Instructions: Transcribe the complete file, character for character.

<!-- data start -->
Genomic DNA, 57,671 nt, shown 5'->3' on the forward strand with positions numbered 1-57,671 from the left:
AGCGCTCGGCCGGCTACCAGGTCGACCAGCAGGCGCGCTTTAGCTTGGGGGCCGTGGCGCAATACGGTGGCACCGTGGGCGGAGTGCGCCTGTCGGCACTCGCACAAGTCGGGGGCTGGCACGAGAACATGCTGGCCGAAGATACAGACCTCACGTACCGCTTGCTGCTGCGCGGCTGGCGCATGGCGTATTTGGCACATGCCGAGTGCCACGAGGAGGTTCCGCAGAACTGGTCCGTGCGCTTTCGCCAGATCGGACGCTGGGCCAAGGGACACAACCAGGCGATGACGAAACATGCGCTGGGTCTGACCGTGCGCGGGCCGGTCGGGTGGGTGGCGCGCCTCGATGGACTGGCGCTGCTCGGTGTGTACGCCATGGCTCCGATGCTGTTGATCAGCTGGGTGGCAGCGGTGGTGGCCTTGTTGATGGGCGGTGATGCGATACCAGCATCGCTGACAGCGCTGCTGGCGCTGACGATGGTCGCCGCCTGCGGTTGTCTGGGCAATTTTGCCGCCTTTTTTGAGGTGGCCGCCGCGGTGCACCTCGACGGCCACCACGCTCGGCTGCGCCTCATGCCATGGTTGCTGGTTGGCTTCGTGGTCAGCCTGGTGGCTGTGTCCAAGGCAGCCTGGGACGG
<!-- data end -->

Genomic DNA, 57,671 nt, shown 5'->3' on the forward strand with positions numbered 1-57,671 from the left:
AGCGCTCGGCCGGCTACCAGGTCGACCAGCAGGCGCGCTTTAGCTTGGGGGCCGTGGCGCAATACGGTGGCACCGTGGGCGGAGTGCGCCTGTCGGCACTCGCACAAGTCGGGGGCTGGCACGAGAACATGCTGGCCGAAGATACAGACCTCACGTACCGCTTGCTGCTGCGCGGCTGGCGCATGGCGTATTTGGCACATGCCGAGTGCCACGAGGAGGTTCCGCAGAACTGGTCCGTGCGCTTTCGCCAGATCGGACGCTGGGCCAAGGGACACAACCAGGCGATGACGAAACATGCGCTGGGTCTGACCGTGCGCGGGCCGGTCGGGTGGGTGGCGCGCCTCGATGGACTGGCGCTGCTCGGTGTGTACGCCATGGCTCCGATGCTGTTGATCAGCTGGGTGGCAGCGGTGGTGGCCTTGTTGATGGGCGGTGATGCGATACCAGCATCGCTGACAGCGCTGCTGGCGCTGACGATGGTCGCCGCCTGCGGTTGTCTGGGCAATTTTGCCGCCTTTTTTGAGGTGGCCGCCGCGGTGCACCTCGACGGCCACCACGCTCGGCTGCGCCTCATGCCATGGTTGCTGGTTGGCTTCGTGGTCAGCCTGGTGGCTGTGTCCAAGGCAGCCTGGGACGG